By LISA FLAUGH

On a September afternoon in Washington Heights, shouts of protest could be heard in Spanish along Broadway. “Here we are! Here we stay! ¡Aquí estamos! Aquí nos quedamos!” elderly residents shouted . They were there to defend their senior center in Washington Heights near 174th Street and Broadway. In April, Fern Hertzberg, executive director of the ARC Senior Center, received a letter that the owners of the building would not be renewing their lease agreement and that their current lease would expire on Dec. 31.

Finally, Adriano Espaillat, New York state senator and congressional hopeful, showed up and surrounded himself with the elderly, encouraging their chants in Spanish. Espaillat, 62, was born in the Dominican Republic and is running against Republican Tony Evans for the 13th Congressional District in upper Manhattan and portions of the Bronx.

On Tuesday, he won an easy victory with 89 percent of the vote, becoming  the first Dominican elected to Congress. His message was “putting families first” and to support policies that stand up for those at a disadvantage.

“This center is important because it’s one of the best centers in New York City,” Espaillat said as he began to address the crowd and reporters. “Now, I have been in touch with the reverend,” he added, referring to pastor of Christ Church United Methodist, which houses the senior center. “He is saying that they are giving the center a month to month lease for six months. That’s unacceptable! The other tenants down [on the block] are empty; my hunch is that the church and the owners are trying to flip these two properties and make them luxury or market-rate housing. We will fight that tooth and nail!”

Espaillat finished and then repeated what he said in Spanish, with cheers from the elderly who still surround him.

Tony Evans.

Tony Evans, Republican candidate.

Espaillat’s opponent, Tony Evans, also saw the problem with gentrification in the neighborhood. Evans lives in Harlem and has been witness to the rising rents, a trend confirmed in a New York University Furman Center report released in May that shows that Harlem has seen a 53 percent rent increase between 1990 and 2014.

“Rents rise faster than incomes – but our leaders do nothing to stop it!” according to Evans’s website. Rising rents are his top priority listed because “the housing sector in New York City is a broken system.”

Espaillat wants “federally designated anti-gentrification zones,” according to the Huffington Post. He would represent some of the most rapidly gentrifying neighborhoods in a district that includes Central Harlem, East Harlem, and Morningside Heights.

Fighting for the ARC Senior Center in Washington Heights is right up his ally.

Its struggle helps show the dangers that Espaillat sees in gentrification in Washington Heights. Espaillat told the crowd, “If this happens here, it could happen to any center across this neighborhood.” According to the website for Moriah Senior Center, Washington Heights and Inwood are the two neighborhoods in New York City that have the highest percentage of seniors, leading to fears that if one center closes, others could close too.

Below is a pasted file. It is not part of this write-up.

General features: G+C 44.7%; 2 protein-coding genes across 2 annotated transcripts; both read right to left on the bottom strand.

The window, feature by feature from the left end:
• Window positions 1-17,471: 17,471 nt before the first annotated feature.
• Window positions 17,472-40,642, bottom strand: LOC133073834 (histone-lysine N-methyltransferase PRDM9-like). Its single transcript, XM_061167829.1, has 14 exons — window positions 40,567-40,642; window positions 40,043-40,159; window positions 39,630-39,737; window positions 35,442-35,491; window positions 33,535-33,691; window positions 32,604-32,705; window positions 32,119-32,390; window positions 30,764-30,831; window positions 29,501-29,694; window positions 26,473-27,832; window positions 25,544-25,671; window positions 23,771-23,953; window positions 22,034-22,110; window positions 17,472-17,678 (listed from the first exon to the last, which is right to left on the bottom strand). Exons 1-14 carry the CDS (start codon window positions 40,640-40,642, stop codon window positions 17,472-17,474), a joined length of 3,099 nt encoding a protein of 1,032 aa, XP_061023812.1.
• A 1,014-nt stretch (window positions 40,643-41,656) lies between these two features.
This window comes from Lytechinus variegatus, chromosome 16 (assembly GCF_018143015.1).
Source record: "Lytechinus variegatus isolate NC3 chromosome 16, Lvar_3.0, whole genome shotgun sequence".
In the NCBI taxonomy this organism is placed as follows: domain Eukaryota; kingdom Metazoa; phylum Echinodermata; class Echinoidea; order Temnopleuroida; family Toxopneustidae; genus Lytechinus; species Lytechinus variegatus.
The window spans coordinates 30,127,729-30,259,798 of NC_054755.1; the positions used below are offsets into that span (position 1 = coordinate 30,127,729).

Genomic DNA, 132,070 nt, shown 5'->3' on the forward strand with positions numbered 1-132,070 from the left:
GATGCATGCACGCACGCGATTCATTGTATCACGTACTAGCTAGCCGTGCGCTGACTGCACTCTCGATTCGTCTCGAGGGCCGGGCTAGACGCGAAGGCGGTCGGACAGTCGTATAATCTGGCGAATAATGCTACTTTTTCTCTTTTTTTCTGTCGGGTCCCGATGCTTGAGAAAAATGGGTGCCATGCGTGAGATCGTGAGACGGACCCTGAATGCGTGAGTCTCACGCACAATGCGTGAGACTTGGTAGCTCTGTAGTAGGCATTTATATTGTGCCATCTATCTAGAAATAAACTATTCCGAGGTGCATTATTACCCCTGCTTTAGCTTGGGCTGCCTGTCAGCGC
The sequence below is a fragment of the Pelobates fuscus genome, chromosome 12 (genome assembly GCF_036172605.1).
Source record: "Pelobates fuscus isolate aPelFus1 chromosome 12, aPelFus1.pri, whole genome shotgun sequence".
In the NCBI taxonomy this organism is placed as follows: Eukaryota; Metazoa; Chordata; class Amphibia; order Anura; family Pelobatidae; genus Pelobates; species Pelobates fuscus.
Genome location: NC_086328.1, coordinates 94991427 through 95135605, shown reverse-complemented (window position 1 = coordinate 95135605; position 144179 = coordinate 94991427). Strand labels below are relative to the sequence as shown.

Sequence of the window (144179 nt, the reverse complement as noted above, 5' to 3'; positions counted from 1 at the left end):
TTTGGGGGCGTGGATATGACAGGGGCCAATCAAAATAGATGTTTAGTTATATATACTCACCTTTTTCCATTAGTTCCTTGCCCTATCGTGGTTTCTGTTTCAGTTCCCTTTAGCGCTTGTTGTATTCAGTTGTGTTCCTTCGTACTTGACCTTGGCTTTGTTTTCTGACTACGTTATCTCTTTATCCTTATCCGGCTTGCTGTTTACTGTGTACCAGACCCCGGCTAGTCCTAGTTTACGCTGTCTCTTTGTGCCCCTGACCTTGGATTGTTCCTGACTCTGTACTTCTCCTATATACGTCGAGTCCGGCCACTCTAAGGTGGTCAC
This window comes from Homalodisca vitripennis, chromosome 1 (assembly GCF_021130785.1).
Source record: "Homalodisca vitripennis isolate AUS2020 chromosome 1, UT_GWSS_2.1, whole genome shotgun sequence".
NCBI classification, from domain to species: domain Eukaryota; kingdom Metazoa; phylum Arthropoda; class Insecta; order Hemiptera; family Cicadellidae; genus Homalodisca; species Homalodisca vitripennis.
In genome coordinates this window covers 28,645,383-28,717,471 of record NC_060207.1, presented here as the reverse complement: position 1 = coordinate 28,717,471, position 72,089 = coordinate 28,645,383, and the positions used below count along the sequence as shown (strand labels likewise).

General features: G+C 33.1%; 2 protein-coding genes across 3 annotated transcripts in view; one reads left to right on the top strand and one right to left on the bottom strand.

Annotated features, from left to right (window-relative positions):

Shuli Gutmann, director of the Moriah Senior Center, stood next to Espaillat and later spoke about the challenge that seniors face. “We are a generation that fetishizes new and forgets our seniors. We must remember that we will be seniors one day and we need to take care of them,” she said.

Comments from Hertzberg help show just how many people the closing of the ARC Senior Center would affect. “We have been in the heart of this community since 1970. We have almost 4,000 members coming to us on a regular basis, over 200 a day. This is their second home, they want us to be here, they want us to stay,” she said. “This is where we started and this is where we need to be.”

The “second home” for the seniors provides wellness workshops, dancing, arts and culture, and other social services, along with a kitchen that can provide healthy meals for those who aren’t able to cook. Its location is pivotal as it is one block away from J. Hood Wright Park, allowing easy and quick access for the seniors to spend time outside. The seniors range from 65 to 104 years old.

Efforts to reach the Senior Center and contact Hertzberg for updates on the lease renewal were not successful. There was no comment from the church when it was contacted for input concerning the ARC Senior Center lease and its landlord.

Espaillat wrapped up his speech with a promise that the fight was far from over. “We are going to fight because this is an important center, we are going to continue to picket here. We are going to continue to fight. I will go and contact the pastor’s bosses, everybody’s got a boss even if it’s God. I thank you for being here, because this fight is your fight too. This is our fight.”

Photo: Top, Adriano Espaillat became the first Dominican elected to Congress.  (Lisa Flaugh)